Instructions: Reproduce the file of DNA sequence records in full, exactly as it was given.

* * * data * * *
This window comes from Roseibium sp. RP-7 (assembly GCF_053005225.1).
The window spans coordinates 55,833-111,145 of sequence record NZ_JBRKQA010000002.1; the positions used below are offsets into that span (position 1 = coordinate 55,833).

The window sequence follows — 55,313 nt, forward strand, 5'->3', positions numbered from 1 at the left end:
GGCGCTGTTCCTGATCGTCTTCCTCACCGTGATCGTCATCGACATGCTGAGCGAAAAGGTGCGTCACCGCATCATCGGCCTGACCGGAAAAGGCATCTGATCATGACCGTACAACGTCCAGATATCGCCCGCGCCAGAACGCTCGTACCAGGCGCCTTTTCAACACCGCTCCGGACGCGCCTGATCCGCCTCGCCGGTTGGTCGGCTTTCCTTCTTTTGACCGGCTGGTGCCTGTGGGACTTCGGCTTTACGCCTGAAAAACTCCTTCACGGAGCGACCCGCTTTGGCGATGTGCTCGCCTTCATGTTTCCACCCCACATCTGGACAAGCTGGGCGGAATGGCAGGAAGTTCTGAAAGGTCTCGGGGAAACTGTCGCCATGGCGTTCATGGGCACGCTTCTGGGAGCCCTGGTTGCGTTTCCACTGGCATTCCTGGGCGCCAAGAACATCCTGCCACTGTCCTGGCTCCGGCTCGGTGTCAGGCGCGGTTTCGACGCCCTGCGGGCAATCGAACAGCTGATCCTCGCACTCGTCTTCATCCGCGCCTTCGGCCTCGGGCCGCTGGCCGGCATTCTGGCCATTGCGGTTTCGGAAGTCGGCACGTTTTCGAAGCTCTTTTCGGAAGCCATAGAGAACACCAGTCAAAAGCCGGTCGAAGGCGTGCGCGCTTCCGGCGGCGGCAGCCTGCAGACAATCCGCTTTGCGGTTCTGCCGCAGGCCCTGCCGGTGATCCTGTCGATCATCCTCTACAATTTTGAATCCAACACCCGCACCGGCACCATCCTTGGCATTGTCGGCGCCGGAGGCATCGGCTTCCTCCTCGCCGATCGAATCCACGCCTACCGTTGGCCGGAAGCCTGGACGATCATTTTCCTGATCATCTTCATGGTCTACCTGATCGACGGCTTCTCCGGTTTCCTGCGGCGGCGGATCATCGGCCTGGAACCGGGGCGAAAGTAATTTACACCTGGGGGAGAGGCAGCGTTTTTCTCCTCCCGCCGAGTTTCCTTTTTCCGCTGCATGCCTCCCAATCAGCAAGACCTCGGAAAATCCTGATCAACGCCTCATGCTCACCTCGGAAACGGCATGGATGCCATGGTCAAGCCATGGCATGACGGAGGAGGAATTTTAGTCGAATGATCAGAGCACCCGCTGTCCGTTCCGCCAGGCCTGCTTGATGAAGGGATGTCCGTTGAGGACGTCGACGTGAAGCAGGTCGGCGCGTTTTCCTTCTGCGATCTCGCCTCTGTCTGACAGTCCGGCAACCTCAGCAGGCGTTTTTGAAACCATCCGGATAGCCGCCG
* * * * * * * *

This window comes from Roseibium sp. RP-7 (assembly GCF_053005225.1).
The window spans coordinates 55,833-111,145 of sequence record NZ_JBRKQA010000002.1; the positions used below are offsets into that span (position 1 = coordinate 55,833).

The window sequence follows — 55,313 nt, forward strand, 5'->3', positions numbered from 1 at the left end:
GGCGCTGTTCCTGATCGTCTTCCTCACCGTGATCGTCATCGACATGCTGAGCGAAAAGGTGCGTCACCGCATCATCGGCCTGACCGGAAAAGGCATCTGATCATGACCGTACAACGTCCAGATATCGCCCGCGCCAGAACGCTCGTACCAGGCGCCTTTTCAACACCGCTCCGGACGCGCCTGATCCGCCTCGCCGGTTGGTCGGCTTTCCTTCTTTTGACCGGCTGGTGCCTGTGGGACTTCGGCTTTACGCCTGAAAAACTCCTTCACGGAGCGACCCGCTTTGGCGATGTGCTCGCCTTCATGTTTCCACCCCACATCTGGACAAGCTGGGCGGAATGGCAGGAAGTTCTGAAAGGTCTCGGGGAAACTGTCGCCATGGCGTTCATGGGCACGCTTCTGGGAGCCCTGGTTGCGTTTCCACTGGCATTCCTGGGCGCCAAGAACATCCTGCCACTGTCCTGGCTCCGGCTCGGTGTCAGGCGCGGTTTCGACGCCCTGCGGGCAATCGAACAGCTGATCCTCGCACTCGTCTTCATCCGCGCCTTCGGCCTCGGGCCGCTGGCCGGCATTCTGGCCATTGCGGTTTCGGAAGTCGGCACGTTTTCGAAGCTCTTTTCGGAAGCCATAGAGAACACCAGTCAAAAGCCGGTCGAAGGCGTGCGCGCTTCCGGCGGCGGCAGCCTGCAGACAATCCGCTTTGCGGTTCTGCCGCAGGCCCTGCCGGTGATCCTGTCGATCATCCTCTACAATTTTGAATCCAACACCCGCACCGGCACCATCCTTGGCATTGTCGGCGCCGGAGGCATCGGCTTCCTCCTCGCCGATCGAATCCACGCCTACCGTTGGCCGGAAGCCTGGACGATCATTTTCCTGATCATCTTCATGGTCTACCTGATCGACGGCTTCTCCGGTTTCCTGCGGCGGCGGATCATCGGCCTGGAACCGGGGCGAAAGTAATTTACACCTGGGGGAGAGGCAGCGTTTTTCTCCTCCCGCCGAGTTTCCTTTTTCCGCTGCATGCCTCCCAATCAGCAAGACCTCGGAAAATCCTGATCAACGCCTCATGCTCACCTCGGAAACGGCATGGATGCCATGGTCAAGCCATGGCATGACGGAGGAGGAATTTTAGTCGAATGATCAGAGCACCCGCTGTCCGTTCCGCCAGGCCTGCTTGATGAAGGGATGTCCGTTGAGGACGTCGACGTGAAGCAGGTCGGCGCGTTTTCCTTCTGCGATCTCGCCTCTGTCTGACAGTCCGGCAACCTCAGCAGGCGTTTTTGAAACCATCCGGATAGCCGCCG